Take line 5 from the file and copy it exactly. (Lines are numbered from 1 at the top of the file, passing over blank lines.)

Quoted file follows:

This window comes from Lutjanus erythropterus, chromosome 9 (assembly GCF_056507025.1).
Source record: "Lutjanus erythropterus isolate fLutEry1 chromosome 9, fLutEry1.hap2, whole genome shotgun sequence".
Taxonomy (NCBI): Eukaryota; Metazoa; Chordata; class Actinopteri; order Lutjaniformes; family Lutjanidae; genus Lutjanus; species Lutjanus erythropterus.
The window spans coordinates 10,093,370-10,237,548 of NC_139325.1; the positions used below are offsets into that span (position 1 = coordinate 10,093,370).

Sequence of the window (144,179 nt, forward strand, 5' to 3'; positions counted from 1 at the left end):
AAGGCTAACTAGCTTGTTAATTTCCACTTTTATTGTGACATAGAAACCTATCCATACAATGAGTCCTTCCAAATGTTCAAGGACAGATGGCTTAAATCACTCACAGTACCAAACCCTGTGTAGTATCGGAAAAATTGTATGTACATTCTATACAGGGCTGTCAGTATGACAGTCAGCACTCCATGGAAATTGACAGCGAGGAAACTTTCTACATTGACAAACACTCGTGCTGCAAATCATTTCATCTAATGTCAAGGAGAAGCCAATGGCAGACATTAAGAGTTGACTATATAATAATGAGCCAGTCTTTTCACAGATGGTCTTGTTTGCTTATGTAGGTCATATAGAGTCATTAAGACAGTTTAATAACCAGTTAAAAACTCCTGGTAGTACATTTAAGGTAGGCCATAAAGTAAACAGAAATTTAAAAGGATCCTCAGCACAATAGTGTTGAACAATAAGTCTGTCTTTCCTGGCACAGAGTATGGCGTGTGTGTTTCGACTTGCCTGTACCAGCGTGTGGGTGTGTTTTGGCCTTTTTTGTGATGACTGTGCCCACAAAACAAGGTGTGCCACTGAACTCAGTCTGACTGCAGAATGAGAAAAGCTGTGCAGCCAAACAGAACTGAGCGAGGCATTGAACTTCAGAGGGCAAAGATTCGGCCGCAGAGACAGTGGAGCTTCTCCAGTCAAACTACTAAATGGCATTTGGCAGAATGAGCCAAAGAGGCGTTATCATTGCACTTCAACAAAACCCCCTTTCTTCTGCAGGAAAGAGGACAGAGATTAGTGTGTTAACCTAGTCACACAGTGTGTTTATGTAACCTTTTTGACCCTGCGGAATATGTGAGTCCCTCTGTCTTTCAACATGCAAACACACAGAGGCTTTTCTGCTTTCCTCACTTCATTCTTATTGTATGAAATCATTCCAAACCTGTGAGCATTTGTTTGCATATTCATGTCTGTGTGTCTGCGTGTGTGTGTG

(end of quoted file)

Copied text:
Sequence of the window (144,179 nt, forward strand, 5' to 3'; positions counted from 1 at the left end):